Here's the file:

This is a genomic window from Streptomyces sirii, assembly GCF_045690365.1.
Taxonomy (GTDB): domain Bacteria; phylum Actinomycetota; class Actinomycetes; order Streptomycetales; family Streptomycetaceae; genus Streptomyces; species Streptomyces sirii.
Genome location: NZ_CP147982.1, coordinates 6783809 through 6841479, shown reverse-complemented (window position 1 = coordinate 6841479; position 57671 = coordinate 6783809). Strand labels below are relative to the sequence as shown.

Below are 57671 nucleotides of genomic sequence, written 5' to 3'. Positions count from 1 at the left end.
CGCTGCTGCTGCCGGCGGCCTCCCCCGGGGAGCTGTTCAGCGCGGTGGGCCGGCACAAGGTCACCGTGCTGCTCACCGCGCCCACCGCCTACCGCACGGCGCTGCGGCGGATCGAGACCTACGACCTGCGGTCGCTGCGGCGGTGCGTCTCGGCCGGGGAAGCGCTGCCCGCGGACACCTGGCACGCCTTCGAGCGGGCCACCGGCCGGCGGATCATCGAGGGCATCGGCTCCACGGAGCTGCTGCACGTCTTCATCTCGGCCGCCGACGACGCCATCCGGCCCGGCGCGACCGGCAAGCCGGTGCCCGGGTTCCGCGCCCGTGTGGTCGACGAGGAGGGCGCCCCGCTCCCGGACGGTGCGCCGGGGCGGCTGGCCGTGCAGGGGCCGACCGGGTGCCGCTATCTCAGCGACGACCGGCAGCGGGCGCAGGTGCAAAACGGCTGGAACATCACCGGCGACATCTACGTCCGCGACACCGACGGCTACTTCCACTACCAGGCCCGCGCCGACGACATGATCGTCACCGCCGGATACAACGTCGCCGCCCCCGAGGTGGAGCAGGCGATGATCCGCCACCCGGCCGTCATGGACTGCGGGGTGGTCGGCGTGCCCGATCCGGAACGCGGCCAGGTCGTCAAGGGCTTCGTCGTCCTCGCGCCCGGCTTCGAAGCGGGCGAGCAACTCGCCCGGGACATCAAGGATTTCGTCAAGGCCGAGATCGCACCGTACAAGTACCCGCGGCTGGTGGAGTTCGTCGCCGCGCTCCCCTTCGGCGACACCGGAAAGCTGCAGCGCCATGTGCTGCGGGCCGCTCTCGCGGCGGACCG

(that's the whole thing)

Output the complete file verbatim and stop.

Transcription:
This is a genomic window from Streptomyces sirii, assembly GCF_045690365.1.
Taxonomy (GTDB): domain Bacteria; phylum Actinomycetota; class Actinomycetes; order Streptomycetales; family Streptomycetaceae; genus Streptomyces; species Streptomyces sirii.
Genome location: NZ_CP147982.1, coordinates 6783809 through 6841479, shown reverse-complemented (window position 1 = coordinate 6841479; position 57671 = coordinate 6783809). Strand labels below are relative to the sequence as shown.

Below are 57671 nucleotides of genomic sequence, written 5' to 3'. Positions count from 1 at the left end.
CGCTGCTGCTGCCGGCGGCCTCCCCCGGGGAGCTGTTCAGCGCGGTGGGCCGGCACAAGGTCACCGTGCTGCTCACCGCGCCCACCGCCTACCGCACGGCGCTGCGGCGGATCGAGACCTACGACCTGCGGTCGCTGCGGCGGTGCGTCTCGGCCGGGGAAGCGCTGCCCGCGGACACCTGGCACGCCTTCGAGCGGGCCACCGGCCGGCGGATCATCGAGGGCATCGGCTCCACGGAGCTGCTGCACGTCTTCATCTCGGCCGCCGACGACGCCATCCGGCCCGGCGCGACCGGCAAGCCGGTGCCCGGGTTCCGCGCCCGTGTGGTCGACGAGGAGGGCGCCCCGCTCCCGGACGGTGCGCCGGGGCGGCTGGCCGTGCAGGGGCCGACCGGGTGCCGCTATCTCAGCGACGACCGGCAGCGGGCGCAGGTGCAAAACGGCTGGAACATCACCGGCGACATCTACGTCCGCGACACCGACGGCTACTTCCACTACCAGGCCCGCGCCGACGACATGATCGTCACCGCCGGATACAACGTCGCCGCCCCCGAGGTGGAGCAGGCGATGATCCGCCACCCGGCCGTCATGGACTGCGGGGTGGTCGGCGTGCCCGATCCGGAACGCGGCCAGGTCGTCAAGGGCTTCGTCGTCCTCGCGCCCGGCTTCGAAGCGGGCGAGCAACTCGCCCGGGACATCAAGGATTTCGTCAAGGCCGAGATCGCACCGTACAAGTACCCGCGGCTGGTGGAGTTCGTCGCCGCGCTCCCCTTCGGCGACACCGGAAAGCTGCAGCGCCATGTGCTGCGGGCCGCTCTCGCGGCGGACCG